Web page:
Contemporary Narratives by Latina Writers – LSP 2460 (also SPAN, COML, FGSS): This course will provide an introduction to some of the most important fictional work by US Latina writers, including short stories, novel, and film, with a particular focus on social justice, gender advocacy work, and work by Afro Latinx writers.  We will begin with discussion of canonical figures like Gloria Anzaldúa and Cherríe Moraga, to provide a basis for our focus on more recent writers like Angie Cruz, Elizabeth Acevedo, Linda Yvette Chávez, and Carmen Maria Machado. Instructor: Debra Castillo. MWF 10:10 – 11:00. 3 credits.

Border Environments – LSP 3336/6336 (also COML 3336/6336): This course focuses on a place and a concept where two of the most urgent issues of our times-- migration and environmental degradation -- converge, collide, and shape each other. It examines borders not as abstract lines on the map, but as dynamic hubs that connect human societies, politics, and cultures with the natural and built environments that we inhabit and transform. Through scholarly and creative work from an array of borders around the world, we will develop new theoretical approaches and methodological toolkits for rethinking and re-visioning borders in an era of climate change, toxic pollution, and mass extinction. Using lenses of environmental ethics and justice, the course encourages multi- and inter-disciplinary projects from students and will feature guests from diverse areas, disciplines, and practices. Instructor: Debra Castillo/Anindita Banerjee. MW 11:25 – 12:40. 4 credits.

Multicultural Issues in Education - LSP 3405 (also ANTHR/EDUC/AMST 3405). This course explores research on race, ethnicity and language in American education. It examines historical and current patterns of minority school achievement as well as practices of teaching and learning in diverse families, communities, and schools.  Policies, programmatic and pedagogical responses to diversity, including multicultural and bilingual education, are addressed. Instructor: Sofia Villenas. TR 1:00 – 2:15. 4 credits.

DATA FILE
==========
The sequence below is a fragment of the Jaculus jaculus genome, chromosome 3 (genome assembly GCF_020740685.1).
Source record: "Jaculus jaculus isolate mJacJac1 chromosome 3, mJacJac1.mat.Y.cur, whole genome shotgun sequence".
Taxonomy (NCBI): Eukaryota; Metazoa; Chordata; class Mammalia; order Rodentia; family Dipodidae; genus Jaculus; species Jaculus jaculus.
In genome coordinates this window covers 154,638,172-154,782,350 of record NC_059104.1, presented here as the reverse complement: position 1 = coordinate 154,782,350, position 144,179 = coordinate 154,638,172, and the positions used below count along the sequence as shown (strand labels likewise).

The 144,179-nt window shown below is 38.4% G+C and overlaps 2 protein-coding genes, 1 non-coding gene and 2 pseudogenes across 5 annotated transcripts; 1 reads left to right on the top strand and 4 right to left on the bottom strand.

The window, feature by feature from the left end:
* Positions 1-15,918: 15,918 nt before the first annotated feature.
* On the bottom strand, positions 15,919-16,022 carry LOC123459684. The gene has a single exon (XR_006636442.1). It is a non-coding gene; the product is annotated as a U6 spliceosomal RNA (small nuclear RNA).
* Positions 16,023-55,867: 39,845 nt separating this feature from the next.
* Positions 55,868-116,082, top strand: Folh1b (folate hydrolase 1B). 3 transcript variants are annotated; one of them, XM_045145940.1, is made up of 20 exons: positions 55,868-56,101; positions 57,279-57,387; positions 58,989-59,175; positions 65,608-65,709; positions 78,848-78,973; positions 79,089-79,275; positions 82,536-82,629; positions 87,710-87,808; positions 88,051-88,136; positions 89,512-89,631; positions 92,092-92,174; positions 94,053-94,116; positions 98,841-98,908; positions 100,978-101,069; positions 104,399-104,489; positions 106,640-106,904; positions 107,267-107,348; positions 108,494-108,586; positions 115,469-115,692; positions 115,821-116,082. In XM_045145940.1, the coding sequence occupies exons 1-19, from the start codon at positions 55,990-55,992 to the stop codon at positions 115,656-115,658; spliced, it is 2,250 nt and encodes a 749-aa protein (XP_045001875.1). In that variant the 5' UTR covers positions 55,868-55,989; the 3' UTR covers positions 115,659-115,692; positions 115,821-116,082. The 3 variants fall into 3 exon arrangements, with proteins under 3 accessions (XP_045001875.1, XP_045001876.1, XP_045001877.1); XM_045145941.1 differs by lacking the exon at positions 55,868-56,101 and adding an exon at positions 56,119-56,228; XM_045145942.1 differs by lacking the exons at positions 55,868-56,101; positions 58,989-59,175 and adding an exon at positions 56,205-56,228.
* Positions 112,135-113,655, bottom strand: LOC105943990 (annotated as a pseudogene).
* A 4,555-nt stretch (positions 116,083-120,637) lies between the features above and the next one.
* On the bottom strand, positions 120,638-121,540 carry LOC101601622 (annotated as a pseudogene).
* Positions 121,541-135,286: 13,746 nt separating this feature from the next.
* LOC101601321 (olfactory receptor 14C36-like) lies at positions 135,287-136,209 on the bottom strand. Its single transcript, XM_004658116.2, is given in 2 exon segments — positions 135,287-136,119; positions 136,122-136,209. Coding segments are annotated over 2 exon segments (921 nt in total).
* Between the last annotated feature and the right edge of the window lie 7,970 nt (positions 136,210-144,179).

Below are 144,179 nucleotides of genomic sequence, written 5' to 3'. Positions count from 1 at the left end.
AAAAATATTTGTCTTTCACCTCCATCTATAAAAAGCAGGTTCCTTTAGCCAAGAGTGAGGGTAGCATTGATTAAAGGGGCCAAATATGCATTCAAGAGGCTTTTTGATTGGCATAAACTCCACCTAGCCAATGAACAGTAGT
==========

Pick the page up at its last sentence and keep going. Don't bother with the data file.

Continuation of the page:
Decolonial Poetics & Aesthetics: Arts of/as Resistance in the Americas – LSP 4556 (also ENGL 4556). Exploring a genealogy of Latinx, Afro-Latinx, Black, Indigenous, and Chicana/o/x theorizations of modernity and identity, the course asks, what is the decolonial? Is it a space between the colonial and post-colonial? Is it a creative process, an intellectual theorization, or a historical period? Is it a performance, intervention, or embodied experience? Tracing a historical trajectory of the decolonial in poetry, performance, installation, and visual art, the course examines decolonial modes of making and being in the early to mid-twentieth century, as well as twenty-first century manifestations. Artists and theorists include Gloria Anzaldúa, Chela Sandoval, Nao Bustamante, Rafa Esparza, Sandy Rodríguez, Tanya Aguiñiga, Rupert Garcia, Dignidad Rebelde, Lorna Dee Cervantes, Regina José Galindo, James Luna, Audre Lorde, Angela Davis, Coco Fusco, Adál Maldonado, Nelson Maldonado Torres, and many other decolonial producers who are concerned with existence and resistance in the Américas. Please note: graduate students interested in this course please contact the instructor via email at emd233@cornell.edu. Instructor: Ella Maria Diaz. Wednesday 12:25 – 2:20. 4 credits.